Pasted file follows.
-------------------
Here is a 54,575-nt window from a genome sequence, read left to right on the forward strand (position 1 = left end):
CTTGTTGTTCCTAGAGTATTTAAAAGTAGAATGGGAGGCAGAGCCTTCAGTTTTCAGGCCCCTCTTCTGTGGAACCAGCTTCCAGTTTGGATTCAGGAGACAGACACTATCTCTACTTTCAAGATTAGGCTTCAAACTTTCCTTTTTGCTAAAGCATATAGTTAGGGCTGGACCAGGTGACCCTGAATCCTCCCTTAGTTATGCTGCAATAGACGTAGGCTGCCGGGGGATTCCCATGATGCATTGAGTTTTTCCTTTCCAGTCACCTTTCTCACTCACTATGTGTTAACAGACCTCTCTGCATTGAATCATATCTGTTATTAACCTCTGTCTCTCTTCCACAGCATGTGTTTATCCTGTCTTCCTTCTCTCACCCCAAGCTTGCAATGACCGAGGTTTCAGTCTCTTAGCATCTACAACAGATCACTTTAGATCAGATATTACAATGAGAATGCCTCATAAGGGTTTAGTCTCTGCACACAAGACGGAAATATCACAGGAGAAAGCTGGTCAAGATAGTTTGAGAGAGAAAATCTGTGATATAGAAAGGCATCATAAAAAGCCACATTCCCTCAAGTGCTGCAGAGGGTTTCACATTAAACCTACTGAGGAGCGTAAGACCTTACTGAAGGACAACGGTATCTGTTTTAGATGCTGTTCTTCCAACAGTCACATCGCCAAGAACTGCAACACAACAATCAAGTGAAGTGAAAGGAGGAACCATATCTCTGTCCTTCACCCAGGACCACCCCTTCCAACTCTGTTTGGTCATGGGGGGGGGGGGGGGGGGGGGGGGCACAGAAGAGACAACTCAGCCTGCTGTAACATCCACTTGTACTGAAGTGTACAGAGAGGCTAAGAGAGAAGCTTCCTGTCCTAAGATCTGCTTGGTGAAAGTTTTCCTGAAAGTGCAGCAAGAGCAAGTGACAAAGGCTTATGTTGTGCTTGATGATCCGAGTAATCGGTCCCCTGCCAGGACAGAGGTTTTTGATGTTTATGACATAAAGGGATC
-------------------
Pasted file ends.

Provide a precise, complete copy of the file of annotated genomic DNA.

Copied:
Here is a 54,575-nt window from a genome sequence, read left to right on the forward strand (position 1 = left end):
CTTGTTGTTCCTAGAGTATTTAAAAGTAGAATGGGAGGCAGAGCCTTCAGTTTTCAGGCCCCTCTTCTGTGGAACCAGCTTCCAGTTTGGATTCAGGAGACAGACACTATCTCTACTTTCAAGATTAGGCTTCAAACTTTCCTTTTTGCTAAAGCATATAGTTAGGGCTGGACCAGGTGACCCTGAATCCTCCCTTAGTTATGCTGCAATAGACGTAGGCTGCCGGGGGATTCCCATGATGCATTGAGTTTTTCCTTTCCAGTCACCTTTCTCACTCACTATGTGTTAACAGACCTCTCTGCATTGAATCATATCTGTTATTAACCTCTGTCTCTCTTCCACAGCATGTGTTTATCCTGTCTTCCTTCTCTCACCCCAAGCTTGCAATGACCGAGGTTTCAGTCTCTTAGCATCTACAACAGATCACTTTAGATCAGATATTACAATGAGAATGCCTCATAAGGGTTTAGTCTCTGCACACAAGACGGAAATATCACAGGAGAAAGCTGGTCAAGATAGTTTGAGAGAGAAAATCTGTGATATAGAAAGGCATCATAAAAAGCCACATTCCCTCAAGTGCTGCAGAGGGTTTCACATTAAACCTACTGAGGAGCGTAAGACCTTACTGAAGGACAACGGTATCTGTTTTAGATGCTGTTCTTCCAACAGTCACATCGCCAAGAACTGCAACACAACAATCAAGTGAAGTGAAAGGAGGAACCATATCTCTGTCCTTCACCCAGGACCACCCCTTCCAACTCTGTTTGGTCATGGGGGGGGGGGGGGGGGGGGGGGGCACAGAAGAGACAACTCAGCCTGCTGTAACATCCACTTGTACTGAAGTGTACAGAGAGGCTAAGAGAGAAGCTTCCTGTCCTAAGATCTGCTTGGTGAAAGTTTTCCTGAAAGTGCAGCAAGAGCAAGTGACAAAGGCTTATGTTGTGCTTGATGATCCGAGTAATCGGTCCCCTGCCAGGACAGAGGTTTTTGATGTTTATGACATAAAGGGATC